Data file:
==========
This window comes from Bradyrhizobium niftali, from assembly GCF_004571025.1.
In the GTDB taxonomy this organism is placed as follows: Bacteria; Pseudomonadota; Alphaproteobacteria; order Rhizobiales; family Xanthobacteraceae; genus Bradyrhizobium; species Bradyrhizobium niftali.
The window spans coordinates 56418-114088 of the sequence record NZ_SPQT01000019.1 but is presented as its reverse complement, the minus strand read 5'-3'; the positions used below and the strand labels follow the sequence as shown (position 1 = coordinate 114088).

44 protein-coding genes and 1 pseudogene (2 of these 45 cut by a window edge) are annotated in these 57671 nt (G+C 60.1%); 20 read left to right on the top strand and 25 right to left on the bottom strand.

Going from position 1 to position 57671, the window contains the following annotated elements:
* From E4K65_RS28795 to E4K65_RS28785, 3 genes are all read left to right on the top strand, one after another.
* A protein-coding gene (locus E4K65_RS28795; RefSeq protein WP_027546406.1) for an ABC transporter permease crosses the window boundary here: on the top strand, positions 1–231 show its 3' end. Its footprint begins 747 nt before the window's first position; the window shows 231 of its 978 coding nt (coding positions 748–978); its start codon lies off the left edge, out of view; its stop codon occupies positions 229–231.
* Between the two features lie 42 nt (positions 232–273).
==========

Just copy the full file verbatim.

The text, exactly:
This window comes from Bradyrhizobium niftali, from assembly GCF_004571025.1.
In the GTDB taxonomy this organism is placed as follows: Bacteria; Pseudomonadota; Alphaproteobacteria; order Rhizobiales; family Xanthobacteraceae; genus Bradyrhizobium; species Bradyrhizobium niftali.
The window spans coordinates 56418-114088 of the sequence record NZ_SPQT01000019.1 but is presented as its reverse complement, the minus strand read 5'-3'; the positions used below and the strand labels follow the sequence as shown (position 1 = coordinate 114088).

44 protein-coding genes and 1 pseudogene (2 of these 45 cut by a window edge) are annotated in these 57671 nt (G+C 60.1%); 20 read left to right on the top strand and 25 right to left on the bottom strand.

Going from position 1 to position 57671, the window contains the following annotated elements:
* From E4K65_RS28795 to E4K65_RS28785, 3 genes are all read left to right on the top strand, one after another.
* A protein-coding gene (locus E4K65_RS28795; RefSeq protein WP_027546406.1) for an ABC transporter permease crosses the window boundary here: on the top strand, positions 1–231 show its 3' end. Its footprint begins 747 nt before the window's first position; the window shows 231 of its 978 coding nt (coding positions 748–978); its start codon lies off the left edge, out of view; its stop codon occupies positions 229–231.
* Between the two features lie 42 nt (positions 232–273).